Highlights of the report include:
• Many manufacturers' service organizations still rely on spreadsheet, legacy or a modified in-house ERP system to plan the unique and very complex needs of service management and repair parts networks. Too often, investment decisions are delayed until service performance or inventory goals erode.
• Investment in service parts planning provides the critical foundation and nerve center for enabling predictive and prescriptive planning capabilities, optimizing parts inventory, and providing opportunities for broader leveraging of connected service platforms.
• When considering an investment in SPP technology, IDC Manufacturing Insights recommends that in addition to due diligence on industry-specific capabilities and customer references, manufacturers probe on a vendor's vision and investment plans for enabling more predictive service processes along with plans for leveraging 3rd Platform technologies.
• Technology selection teams must be well balanced with line-of-business, functional, and IT representation and should context a broader and deeper perspective in required SPP technology.
"In the coming years, manufacturers will continue to provide both competitive differentiation and higher margins by bundling or providing added services with products, including product-as-a-service business models where customers pay for product operational uptime and performance, over time," said Heather Ashton, research manager, Service Innovation and Connected Products, IDC Manufacturing Insights. "[We predict] that by 2020, onboard service revenue will outpace product-related revenue by a factor of two. Customers benefit from such service programs through optimized usage of equipment and products, higher productivity and decreased support costs."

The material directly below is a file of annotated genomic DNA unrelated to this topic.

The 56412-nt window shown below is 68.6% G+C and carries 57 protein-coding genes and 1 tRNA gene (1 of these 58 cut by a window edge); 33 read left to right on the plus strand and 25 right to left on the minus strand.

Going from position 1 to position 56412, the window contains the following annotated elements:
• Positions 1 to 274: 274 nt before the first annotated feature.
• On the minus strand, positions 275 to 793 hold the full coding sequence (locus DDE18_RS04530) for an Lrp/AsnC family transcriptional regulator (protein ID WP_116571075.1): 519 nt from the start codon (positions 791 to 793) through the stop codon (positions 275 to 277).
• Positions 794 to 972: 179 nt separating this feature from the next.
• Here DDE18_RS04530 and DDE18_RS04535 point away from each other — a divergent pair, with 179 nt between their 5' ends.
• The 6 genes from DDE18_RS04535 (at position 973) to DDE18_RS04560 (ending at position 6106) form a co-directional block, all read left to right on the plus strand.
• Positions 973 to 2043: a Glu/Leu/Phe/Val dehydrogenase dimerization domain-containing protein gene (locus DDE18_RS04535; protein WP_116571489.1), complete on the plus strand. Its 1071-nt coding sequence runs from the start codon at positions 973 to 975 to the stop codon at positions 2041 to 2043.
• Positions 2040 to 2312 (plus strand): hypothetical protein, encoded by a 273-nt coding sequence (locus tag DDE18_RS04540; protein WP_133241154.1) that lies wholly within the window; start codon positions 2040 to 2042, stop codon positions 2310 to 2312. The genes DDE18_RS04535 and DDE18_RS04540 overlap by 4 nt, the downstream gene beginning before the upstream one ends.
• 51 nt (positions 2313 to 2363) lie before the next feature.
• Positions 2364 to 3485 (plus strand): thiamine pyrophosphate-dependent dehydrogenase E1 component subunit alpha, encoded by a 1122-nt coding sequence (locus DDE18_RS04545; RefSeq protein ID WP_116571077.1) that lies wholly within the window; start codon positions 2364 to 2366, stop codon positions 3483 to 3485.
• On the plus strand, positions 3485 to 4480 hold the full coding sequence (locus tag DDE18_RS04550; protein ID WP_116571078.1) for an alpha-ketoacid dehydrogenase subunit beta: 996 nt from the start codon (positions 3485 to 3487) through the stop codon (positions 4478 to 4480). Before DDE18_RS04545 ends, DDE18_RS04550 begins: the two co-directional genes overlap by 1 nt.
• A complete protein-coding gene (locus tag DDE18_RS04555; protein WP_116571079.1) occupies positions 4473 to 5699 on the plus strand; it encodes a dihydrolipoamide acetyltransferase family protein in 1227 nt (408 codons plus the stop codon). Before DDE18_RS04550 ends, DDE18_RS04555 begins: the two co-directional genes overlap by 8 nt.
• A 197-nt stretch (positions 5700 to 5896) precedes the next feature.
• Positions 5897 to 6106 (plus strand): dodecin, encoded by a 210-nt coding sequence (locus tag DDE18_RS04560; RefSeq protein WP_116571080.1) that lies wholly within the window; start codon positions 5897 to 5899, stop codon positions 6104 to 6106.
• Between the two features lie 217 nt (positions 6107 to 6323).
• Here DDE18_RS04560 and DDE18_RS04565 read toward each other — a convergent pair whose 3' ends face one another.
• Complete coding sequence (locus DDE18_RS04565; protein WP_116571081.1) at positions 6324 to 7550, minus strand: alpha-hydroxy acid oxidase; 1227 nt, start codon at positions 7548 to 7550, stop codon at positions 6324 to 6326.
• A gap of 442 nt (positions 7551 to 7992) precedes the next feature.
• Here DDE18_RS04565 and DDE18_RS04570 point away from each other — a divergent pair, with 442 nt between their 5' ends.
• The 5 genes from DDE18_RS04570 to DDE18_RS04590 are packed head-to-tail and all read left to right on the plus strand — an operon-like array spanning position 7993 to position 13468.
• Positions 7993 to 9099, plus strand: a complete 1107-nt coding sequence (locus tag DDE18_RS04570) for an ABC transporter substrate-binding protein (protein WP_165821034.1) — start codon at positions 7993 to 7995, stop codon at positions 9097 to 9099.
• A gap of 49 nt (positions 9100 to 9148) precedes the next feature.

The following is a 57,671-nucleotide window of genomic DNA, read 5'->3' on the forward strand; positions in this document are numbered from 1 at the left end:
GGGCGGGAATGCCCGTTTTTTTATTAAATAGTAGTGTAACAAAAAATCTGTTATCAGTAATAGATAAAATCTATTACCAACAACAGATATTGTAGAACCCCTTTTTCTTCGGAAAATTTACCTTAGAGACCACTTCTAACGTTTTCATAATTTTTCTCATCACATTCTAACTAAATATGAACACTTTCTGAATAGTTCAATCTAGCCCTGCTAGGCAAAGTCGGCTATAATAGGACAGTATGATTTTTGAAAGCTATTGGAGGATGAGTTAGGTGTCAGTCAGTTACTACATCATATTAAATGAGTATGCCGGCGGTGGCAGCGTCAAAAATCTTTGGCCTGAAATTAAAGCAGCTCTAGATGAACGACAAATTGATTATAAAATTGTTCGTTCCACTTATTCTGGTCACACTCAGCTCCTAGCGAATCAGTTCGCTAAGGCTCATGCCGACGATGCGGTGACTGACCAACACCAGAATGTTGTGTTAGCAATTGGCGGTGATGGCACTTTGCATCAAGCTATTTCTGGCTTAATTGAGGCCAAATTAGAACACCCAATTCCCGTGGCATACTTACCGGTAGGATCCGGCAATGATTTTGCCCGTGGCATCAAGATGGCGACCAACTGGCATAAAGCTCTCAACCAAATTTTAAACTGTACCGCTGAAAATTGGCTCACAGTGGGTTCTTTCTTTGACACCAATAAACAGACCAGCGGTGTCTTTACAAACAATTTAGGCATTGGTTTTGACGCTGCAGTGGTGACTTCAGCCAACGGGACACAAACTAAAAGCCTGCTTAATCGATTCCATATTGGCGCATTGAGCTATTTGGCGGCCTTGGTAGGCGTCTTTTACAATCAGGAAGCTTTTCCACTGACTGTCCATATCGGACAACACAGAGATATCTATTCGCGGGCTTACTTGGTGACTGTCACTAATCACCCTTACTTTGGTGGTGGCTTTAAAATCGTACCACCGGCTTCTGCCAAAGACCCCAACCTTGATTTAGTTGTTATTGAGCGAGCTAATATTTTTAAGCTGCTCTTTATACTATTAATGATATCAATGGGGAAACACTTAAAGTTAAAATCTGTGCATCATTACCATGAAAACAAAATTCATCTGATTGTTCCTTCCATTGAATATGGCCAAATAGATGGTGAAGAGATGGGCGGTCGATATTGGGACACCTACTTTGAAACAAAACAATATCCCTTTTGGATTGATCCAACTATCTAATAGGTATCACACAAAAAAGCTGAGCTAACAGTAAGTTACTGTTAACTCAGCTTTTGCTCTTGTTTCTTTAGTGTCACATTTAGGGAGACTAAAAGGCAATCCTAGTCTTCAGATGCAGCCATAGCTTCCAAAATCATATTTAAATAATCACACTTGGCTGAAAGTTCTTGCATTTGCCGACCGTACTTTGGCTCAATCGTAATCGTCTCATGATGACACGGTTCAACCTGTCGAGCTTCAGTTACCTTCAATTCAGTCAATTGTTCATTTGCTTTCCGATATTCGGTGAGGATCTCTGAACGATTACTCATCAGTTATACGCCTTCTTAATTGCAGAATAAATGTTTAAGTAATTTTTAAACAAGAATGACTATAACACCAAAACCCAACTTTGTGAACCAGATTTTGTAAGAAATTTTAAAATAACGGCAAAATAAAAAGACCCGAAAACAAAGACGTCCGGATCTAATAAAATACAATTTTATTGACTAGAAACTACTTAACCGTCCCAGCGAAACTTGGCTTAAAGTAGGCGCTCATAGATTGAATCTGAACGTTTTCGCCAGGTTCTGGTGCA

The majority of manufacturers are just starting down the path toward service innovation. The goal of connected service platforms is to transform after-sales service from reactive- to predictive-focused processes. With the emphasis on predictive, the paradigm of the service supply chain shifts toward early warning mechanisms, maximized uptime, and needs for precise synchronization of service events. This includes onboard and self-communicating diagnostics, providing early warning to operating issues, more responsive networks of service parts, and service depot suppliers as well as highly networked maintenance facilities.
The research and consulting firm recommends technology selection teams garner a broader vision of connecting the process components that will foster service innovation. This would include stronger process and information linkages among product lifecycle management, service lifecycle management, and customer relationship management. A further consideration is the trend across multiple industry segments of fostering new and existing product innovation by incorporating more and more software and digitally based product components within physical products.
Source: IDC Manufacturing Insights
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